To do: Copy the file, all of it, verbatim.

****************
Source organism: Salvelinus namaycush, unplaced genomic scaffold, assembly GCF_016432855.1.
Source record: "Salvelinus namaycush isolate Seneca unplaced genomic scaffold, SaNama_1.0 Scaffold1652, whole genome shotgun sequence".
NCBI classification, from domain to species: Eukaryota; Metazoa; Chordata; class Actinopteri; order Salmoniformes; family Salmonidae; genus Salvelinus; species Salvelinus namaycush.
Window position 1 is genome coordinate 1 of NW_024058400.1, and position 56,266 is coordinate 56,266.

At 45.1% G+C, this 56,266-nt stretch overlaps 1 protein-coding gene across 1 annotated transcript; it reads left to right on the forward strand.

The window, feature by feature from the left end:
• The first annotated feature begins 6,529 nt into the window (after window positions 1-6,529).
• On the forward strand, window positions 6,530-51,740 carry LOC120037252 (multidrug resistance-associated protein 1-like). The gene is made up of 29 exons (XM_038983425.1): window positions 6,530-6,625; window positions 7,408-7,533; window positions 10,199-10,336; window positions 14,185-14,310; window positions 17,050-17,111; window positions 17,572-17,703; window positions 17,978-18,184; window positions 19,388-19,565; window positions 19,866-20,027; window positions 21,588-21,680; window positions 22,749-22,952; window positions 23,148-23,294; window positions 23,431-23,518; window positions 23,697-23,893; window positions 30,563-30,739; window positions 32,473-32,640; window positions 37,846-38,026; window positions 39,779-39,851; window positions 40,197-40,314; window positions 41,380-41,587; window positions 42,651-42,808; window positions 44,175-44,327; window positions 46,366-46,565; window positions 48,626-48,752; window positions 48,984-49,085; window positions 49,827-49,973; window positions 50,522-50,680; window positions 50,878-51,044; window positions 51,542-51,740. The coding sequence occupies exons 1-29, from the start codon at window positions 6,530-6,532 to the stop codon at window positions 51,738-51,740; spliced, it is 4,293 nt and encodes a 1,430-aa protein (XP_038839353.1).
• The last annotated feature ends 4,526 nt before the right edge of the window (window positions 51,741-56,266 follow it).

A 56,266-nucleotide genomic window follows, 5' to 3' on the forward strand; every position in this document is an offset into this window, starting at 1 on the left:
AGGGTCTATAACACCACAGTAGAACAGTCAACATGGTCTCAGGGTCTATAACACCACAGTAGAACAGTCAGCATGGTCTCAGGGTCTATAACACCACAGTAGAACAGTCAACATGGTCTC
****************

Source organism: Salvelinus namaycush, unplaced genomic scaffold, assembly GCF_016432855.1.
Source record: "Salvelinus namaycush isolate Seneca unplaced genomic scaffold, SaNama_1.0 Scaffold1652, whole genome shotgun sequence".
NCBI classification, from domain to species: Eukaryota; Metazoa; Chordata; class Actinopteri; order Salmoniformes; family Salmonidae; genus Salvelinus; species Salvelinus namaycush.
Window position 1 is genome coordinate 1 of NW_024058400.1, and position 56,266 is coordinate 56,266.

At 45.1% G+C, this 56,266-nt stretch overlaps 1 protein-coding gene across 1 annotated transcript; it reads left to right on the forward strand.

The window, feature by feature from the left end:
• The first annotated feature begins 6,529 nt into the window (after window positions 1-6,529).
• On the forward strand, window positions 6,530-51,740 carry LOC120037252 (multidrug resistance-associated protein 1-like). The gene is made up of 29 exons (XM_038983425.1): window positions 6,530-6,625; window positions 7,408-7,533; window positions 10,199-10,336; window positions 14,185-14,310; window positions 17,050-17,111; window positions 17,572-17,703; window positions 17,978-18,184; window positions 19,388-19,565; window positions 19,866-20,027; window positions 21,588-21,680; window positions 22,749-22,952; window positions 23,148-23,294; window positions 23,431-23,518; window positions 23,697-23,893; window positions 30,563-30,739; window positions 32,473-32,640; window positions 37,846-38,026; window positions 39,779-39,851; window positions 40,197-40,314; window positions 41,380-41,587; window positions 42,651-42,808; window positions 44,175-44,327; window positions 46,366-46,565; window positions 48,626-48,752; window positions 48,984-49,085; window positions 49,827-49,973; window positions 50,522-50,680; window positions 50,878-51,044; window positions 51,542-51,740. The coding sequence occupies exons 1-29, from the start codon at window positions 6,530-6,532 to the stop codon at window positions 51,738-51,740; spliced, it is 4,293 nt and encodes a 1,430-aa protein (XP_038839353.1).
• The last annotated feature ends 4,526 nt before the right edge of the window (window positions 51,741-56,266 follow it).

A 56,266-nucleotide genomic window follows, 5' to 3' on the forward strand; every position in this document is an offset into this window, starting at 1 on the left:
AGGGTCTATAACACCACAGTAGAACAGTCAACATGGTCTCAGGGTCTATAACACCACAGTAGAACAGTCAGCATGGTCTCAGGGTCTATAACACCACAGTAGAACAGTCAACATGGTCTC